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Man pleads guilty to making 12,000 harassing calls to Congress members

A Queens man pleaded guilty Thursday to threatening to kill a congressional aide and to making more than 12,000 harassing phone calls to members of Congress over an 18-month period in 2022 and 2023, federal prosecutors in Washington, D.C. announced.

Ade Salim Lilly, 35, pleaded guilty to one count of making interstate communications with a threat to kidnap or injure, punishable by up to five years in prison, and making repeated telephone calls, which carries up to a two-year prison term. He is scheduled to be sentenced Aug. 28 in Washington before U.S. District Judge Timothy J. Kelly.

“Threatening another person’s safety or life is a crime, not protected speech,” Matthew Graves, the U.S. attorney for D.C., said in a statement. “This case should send a clear message that while people are secure in their rights to express themselves, they are not allowed to threaten people and those who do will be held accountable.”

An attorney for Lilly could not immediately be reached for comment.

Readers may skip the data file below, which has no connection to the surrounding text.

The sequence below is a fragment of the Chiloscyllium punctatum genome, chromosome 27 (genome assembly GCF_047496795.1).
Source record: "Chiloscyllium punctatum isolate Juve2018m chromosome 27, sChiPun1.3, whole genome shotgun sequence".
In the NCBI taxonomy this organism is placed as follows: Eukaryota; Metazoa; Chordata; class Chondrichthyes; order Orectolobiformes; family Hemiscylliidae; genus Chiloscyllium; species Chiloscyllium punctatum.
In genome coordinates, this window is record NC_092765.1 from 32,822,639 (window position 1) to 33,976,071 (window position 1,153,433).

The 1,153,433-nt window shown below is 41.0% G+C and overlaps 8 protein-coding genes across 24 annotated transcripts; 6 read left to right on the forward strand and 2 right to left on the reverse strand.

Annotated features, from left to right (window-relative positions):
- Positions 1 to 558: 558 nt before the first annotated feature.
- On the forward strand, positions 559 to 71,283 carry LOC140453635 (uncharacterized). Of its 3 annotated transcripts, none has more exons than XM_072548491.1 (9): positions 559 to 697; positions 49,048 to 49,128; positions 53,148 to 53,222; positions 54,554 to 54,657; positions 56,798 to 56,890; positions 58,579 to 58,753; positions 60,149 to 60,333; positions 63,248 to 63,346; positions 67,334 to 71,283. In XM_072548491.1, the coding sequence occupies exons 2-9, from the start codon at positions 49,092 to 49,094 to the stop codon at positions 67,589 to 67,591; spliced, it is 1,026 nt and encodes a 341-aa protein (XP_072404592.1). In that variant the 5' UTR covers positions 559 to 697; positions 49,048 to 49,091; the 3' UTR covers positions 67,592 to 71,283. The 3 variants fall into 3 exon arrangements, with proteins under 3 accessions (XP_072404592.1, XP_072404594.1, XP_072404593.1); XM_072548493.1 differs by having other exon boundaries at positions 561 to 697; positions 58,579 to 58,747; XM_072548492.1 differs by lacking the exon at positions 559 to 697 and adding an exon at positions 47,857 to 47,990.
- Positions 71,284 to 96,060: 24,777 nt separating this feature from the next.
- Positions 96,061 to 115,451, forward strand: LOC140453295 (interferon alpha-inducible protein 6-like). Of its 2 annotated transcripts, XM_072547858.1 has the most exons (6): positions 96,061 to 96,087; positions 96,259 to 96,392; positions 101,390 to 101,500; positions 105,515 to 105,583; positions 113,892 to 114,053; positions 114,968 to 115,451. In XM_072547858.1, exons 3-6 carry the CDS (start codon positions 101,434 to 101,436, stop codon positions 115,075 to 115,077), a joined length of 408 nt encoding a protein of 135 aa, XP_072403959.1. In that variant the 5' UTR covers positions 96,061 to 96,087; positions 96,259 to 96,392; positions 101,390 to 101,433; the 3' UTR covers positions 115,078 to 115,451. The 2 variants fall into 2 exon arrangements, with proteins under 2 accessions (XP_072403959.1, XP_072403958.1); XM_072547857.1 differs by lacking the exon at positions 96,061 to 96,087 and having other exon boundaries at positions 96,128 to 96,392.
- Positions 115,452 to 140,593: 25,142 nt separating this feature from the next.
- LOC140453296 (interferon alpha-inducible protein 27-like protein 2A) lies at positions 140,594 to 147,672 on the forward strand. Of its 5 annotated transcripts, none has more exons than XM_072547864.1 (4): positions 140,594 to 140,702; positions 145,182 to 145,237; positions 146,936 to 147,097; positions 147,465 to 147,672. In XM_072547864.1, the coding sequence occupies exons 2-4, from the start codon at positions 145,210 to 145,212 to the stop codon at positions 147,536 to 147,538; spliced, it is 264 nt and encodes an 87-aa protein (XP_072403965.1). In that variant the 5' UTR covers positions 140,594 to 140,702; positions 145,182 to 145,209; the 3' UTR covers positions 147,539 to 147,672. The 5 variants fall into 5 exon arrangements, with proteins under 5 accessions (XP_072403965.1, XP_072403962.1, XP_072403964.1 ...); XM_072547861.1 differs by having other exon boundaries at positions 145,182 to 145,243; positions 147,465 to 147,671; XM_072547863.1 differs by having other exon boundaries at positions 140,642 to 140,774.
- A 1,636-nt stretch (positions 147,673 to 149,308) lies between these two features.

According to court documents, beginning in February 2022 and continuing until his arrest in Puerto Rico in November 2023, Lilly made thousands of telephone calls to about 54 congressional offices across the country, with about half of the calls placed to offices in D.C.

Lilly placed the calls while he was in Maryland or Puerto Rico, and most were answered by congressional staff members or interns, prosecutors said. Lilly became angry and used vulgar and harassing language in the calls, and in at least one call threatened to kill or injure his listener, according to court papers. Staffers and Capitol Police repeatedly asked him to stop calling and warned that his unwanted calls were harassing and barred by law, but Lilly masked his phone number, prosecutors said.

“I will kill you, I am going to run you over, I will kill you with a bomb or grenade,” prosecutors said Lilly told an aide in a call to an office in D.C. on Oct. 21, 2022. He was arrested in Puerto Rico in November by agents deployed by U.S. Capitol Police.

The government has no evidence that Lilly actually planned to carry out the threats, according to plea papers. A statement of his offense signed by the defendant and submitted by prosecutors did not specify exactly how Lilly made so many calls but said that in at least seven cases, staffers would stop answering the phone once they knew Lilly was targeting the office for harassment.

In those cases, Lilly would repeatedly ring the office, such as one office he called 500 times on Feb. 27 and 28 in 2023, and another office he called 200 times between Feb. 6 and 27, according to plea papers.

This post appeared first on The Washington Post

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